Roots, Limits, and Love

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This is the second contribution to ISI’s symposium, Conservatism: What’s Wrong with it and How Can We Make it Right?

In one sense, there is nothing wrong with conservatism. The principles remain; reality has not changed. The problem lies in the fact that what passes for conservatism today is not conservative at all or at best a shadowy and distorted version of the real thing. The so-called conservatism promoted by Fox News and Rush Limbaugh is (when a coherent thread presents itself) a fairly standard litany of pro-growth, pro-war individualism, that claims to despise “Big Government” while championing the upward mobility of the most talented and energetic. These ideas, and the policies they spawn, are not conservative.

Our cultural standard-bearers chafe against the notion of limits. We are told that freedom and limits are incompatible, and that freedom is only real if limits are ignored. We are told by advertisers that our limitless appetites are normal and their satisfaction is an indicator of our success. Appetites, however, are boundless and some might recall that the virtue of self-control has, in earlier times, been deemed an important feature of a well-formed character. Self-control and limitlessness do not readily mix.

We are told that the solution to our economic woes is growth. We need steady and sustained growth in order to ensure that our standard of living continues to improve indefinitely. No one seems interested in asking whether infinite growth is even possible. No one seems inclined to ask whether our standard of living is sufficient or even sustainable.

Americans have always been a restless people. We believe that to be in motion is the key to productivity, and productivity is an indicator of worth. The idea of upward mobility is especially attractive to those who find themselves twice blessed with both talent and opportunity. To improve one’s position, to continue to steadily mount the ladder of success, one must relocate or at least be ready to do so. Any commitment to a particular place or a particular community must come in a distant second behind the ambition to succeed. The notion that a person might forgo opportunities in order to stay rooted, in order to stay home, smacks of parochialism, shiftlessness, and misplaced priorities.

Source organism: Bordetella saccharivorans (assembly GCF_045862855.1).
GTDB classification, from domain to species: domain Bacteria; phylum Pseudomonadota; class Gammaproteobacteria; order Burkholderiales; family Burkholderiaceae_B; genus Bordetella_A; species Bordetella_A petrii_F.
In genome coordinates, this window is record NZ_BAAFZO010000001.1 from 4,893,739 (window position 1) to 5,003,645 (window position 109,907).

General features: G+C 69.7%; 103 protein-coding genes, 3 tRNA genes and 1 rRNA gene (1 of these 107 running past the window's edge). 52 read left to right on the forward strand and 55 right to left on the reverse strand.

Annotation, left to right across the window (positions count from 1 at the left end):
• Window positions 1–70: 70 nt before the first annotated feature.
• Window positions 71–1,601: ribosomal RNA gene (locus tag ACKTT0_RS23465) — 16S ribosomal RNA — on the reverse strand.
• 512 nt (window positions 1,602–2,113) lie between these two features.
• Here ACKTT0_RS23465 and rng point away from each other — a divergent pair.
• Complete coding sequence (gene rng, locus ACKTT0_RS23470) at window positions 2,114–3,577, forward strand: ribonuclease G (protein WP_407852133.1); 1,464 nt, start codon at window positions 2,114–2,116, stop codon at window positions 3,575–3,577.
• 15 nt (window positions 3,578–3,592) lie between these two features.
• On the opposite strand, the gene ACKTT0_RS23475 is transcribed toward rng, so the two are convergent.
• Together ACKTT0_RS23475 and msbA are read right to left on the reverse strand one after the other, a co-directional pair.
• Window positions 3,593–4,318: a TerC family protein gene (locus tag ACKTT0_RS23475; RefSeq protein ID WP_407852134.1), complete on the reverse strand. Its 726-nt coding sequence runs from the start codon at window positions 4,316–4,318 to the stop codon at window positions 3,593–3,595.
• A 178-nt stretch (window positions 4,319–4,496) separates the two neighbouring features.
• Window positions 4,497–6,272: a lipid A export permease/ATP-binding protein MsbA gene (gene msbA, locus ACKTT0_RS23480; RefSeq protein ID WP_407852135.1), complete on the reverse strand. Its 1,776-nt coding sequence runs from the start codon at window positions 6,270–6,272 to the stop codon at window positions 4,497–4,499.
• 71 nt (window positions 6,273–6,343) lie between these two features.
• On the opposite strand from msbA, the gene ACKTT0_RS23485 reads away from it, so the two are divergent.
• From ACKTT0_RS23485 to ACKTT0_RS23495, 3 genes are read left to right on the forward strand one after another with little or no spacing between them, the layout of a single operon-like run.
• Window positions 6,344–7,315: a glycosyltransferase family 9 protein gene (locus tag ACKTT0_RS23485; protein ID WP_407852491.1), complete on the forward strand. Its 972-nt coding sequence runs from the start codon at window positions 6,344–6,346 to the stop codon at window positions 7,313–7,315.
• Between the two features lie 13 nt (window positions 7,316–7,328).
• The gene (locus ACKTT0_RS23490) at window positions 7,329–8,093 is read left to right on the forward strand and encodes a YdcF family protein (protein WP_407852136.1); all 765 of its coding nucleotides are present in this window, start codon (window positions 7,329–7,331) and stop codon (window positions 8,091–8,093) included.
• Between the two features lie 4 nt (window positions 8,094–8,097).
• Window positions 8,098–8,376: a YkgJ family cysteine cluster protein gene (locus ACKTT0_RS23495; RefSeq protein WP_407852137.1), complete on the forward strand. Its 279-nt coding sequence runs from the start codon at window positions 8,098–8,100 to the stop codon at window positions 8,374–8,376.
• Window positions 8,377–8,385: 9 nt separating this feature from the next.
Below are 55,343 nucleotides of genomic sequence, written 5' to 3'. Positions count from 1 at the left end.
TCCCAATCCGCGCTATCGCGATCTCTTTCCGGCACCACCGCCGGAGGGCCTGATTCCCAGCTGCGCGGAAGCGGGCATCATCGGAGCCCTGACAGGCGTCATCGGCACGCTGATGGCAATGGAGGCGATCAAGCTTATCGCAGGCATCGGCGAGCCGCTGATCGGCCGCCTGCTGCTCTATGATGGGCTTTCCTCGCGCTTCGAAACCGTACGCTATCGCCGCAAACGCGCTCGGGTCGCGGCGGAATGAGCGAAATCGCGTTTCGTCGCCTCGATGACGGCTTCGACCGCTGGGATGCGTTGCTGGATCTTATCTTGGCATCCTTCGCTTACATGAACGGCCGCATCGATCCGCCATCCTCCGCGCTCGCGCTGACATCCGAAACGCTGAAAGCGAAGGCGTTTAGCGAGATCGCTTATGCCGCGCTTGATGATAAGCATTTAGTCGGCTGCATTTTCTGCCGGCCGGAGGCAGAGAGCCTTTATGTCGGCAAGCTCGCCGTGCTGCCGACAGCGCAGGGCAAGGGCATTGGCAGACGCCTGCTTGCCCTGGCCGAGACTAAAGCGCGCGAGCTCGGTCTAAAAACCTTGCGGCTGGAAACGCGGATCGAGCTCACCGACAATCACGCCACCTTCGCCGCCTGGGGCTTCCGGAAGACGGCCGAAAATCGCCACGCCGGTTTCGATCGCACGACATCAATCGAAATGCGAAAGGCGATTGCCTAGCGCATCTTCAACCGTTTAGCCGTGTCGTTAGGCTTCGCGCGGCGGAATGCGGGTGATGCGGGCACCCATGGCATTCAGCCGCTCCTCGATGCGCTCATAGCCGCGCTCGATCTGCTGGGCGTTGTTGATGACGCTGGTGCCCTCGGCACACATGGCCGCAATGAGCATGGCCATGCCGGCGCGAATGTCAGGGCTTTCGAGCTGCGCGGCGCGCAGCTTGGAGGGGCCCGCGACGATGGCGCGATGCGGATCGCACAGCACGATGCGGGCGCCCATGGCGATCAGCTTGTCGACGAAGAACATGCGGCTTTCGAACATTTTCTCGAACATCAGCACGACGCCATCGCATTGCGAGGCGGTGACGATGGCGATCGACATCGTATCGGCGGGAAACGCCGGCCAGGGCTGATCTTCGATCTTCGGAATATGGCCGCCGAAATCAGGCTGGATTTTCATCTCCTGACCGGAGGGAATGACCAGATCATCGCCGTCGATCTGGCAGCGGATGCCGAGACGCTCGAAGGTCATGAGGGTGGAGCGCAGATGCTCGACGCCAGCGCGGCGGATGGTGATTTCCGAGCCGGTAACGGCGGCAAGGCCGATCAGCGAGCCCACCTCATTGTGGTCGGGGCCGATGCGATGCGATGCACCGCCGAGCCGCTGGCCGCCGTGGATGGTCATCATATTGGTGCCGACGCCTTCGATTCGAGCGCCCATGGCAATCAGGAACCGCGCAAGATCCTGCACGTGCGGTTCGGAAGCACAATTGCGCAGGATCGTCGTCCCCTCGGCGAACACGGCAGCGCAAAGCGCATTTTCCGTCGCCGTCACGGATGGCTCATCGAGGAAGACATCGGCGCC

Mobility is encouraged by (and in turn helps cultivate) a conception of the human person as primarily an individual and only accidentally a member of a community, a parish, or even a family. On the surface, this conception of the person would seem to carve out the maximal space for individual freedom, for if all of my relationships are purely elective and transient, then I am much freer than if at least some of my relationships are natural, durable, and bring with them obligations.

Ironically, this conception of the autonomous individual helps to facilitate the growth of the centralized state. Robert Nisbet, in his classic work The Quest for Community, argues that as intermediate institutions eroded under pressure from both the state and changing social patterns, the natural longing for community remained as a constant feature of the human constitution. While virtually all means of satisfying that longing were breaking up, the monolithic state emerged as the one enduring institution. People naturally began looking to the state to fulfill their desire for community and as a result the state enjoyed a burst of energy that only aided in the centralization of its power. In short, the atomized individual, far from being a means to maximizing freedom, was and is instrumental in the growth and empowerment of the centralized state.

So, too, the idol of perpetual economic growth. Where the role of the government in the economy is generally accepted as necessary and good and where the lines between Washington and Wall Street are increasingly blurred, the inevitable outcome is the concentration of both economic and political power. Is anyone still naïve or blind enough to deny the incestuous relationship between Big Business and Big Government? In fact, both helped to create the other and both need each other to exist. Many “conservatives” rail against Big Government, but this is only part of a complex problem. Through regulatory capture, tax “incentives”, and the specter of too big to fail, Big Business continues to exercise power far beyond what is legitimate or safe. To ignore this is to ignore a crucial aspect of the problem of concentration and, incidentally, to prevent an effective reduction in the scope and power of Big Government.

The “conservative” penchant for elective wars plays readily into the hand of Big Government, for war has always served to concentrate power. Thus, when law-makers and Presidents champion intervention (which is to say, war) in troubled areas around the world, they are, for all their self-satisfied idealism, participating in a charade: in the name of universal democracy, or the cessation of tyranny, or individual freedom, they are working to expand the scope and power of the central government.